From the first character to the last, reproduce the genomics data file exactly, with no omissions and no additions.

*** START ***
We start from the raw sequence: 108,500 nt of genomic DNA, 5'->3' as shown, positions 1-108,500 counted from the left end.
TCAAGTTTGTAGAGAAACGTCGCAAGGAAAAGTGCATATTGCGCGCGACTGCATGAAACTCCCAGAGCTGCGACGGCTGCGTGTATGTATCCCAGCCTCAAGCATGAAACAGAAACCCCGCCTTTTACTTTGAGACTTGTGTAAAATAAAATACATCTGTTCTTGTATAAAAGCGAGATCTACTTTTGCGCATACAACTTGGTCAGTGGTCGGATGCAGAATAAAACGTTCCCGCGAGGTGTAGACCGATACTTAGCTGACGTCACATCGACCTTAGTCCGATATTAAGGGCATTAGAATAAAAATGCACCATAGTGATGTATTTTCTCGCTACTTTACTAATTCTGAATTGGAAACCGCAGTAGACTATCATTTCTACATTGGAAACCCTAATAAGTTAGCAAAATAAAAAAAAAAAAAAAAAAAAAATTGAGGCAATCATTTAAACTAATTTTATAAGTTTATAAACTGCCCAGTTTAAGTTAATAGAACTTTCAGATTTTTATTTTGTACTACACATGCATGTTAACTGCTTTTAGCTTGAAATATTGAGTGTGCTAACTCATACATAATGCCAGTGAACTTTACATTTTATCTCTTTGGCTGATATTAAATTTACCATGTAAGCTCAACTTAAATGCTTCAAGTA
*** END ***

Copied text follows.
We start from the raw sequence: 108,500 nt of genomic DNA, 5'->3' as shown, positions 1-108,500 counted from the left end.
TCAAGTTTGTAGAGAAACGTCGCAAGGAAAAGTGCATATTGCGCGCGACTGCATGAAACTCCCAGAGCTGCGACGGCTGCGTGTATGTATCCCAGCCTCAAGCATGAAACAGAAACCCCGCCTTTTACTTTGAGACTTGTGTAAAATAAAATACATCTGTTCTTGTATAAAAGCGAGATCTACTTTTGCGCATACAACTTGGTCAGTGGTCGGATGCAGAATAAAACGTTCCCGCGAGGTGTAGACCGATACTTAGCTGACGTCACATCGACCTTAGTCCGATATTAAGGGCATTAGAATAAAAATGCACCATAGTGATGTATTTTCTCGCTACTTTACTAATTCTGAATTGGAAACCGCAGTAGACTATCATTTCTACATTGGAAACCCTAATAAGTTAGCAAAATAAAAAAAAAAAAAAAAAAAAAATTGAGGCAATCATTTAAACTAATTTTATAAGTTTATAAACTGCCCAGTTTAAGTTAATAGAACTTTCAGATTTTTATTTTGTACTACACATGCATGTTAACTGCTTTTAGCTTGAAATATTGAGTGTGCTAACTCATACATAATGCCAGTGAACTTTACATTTTATCTCTTTGGCTGATATTAAATTTACCATGTAAGCTCAACTTAAATGCTTCAAGTA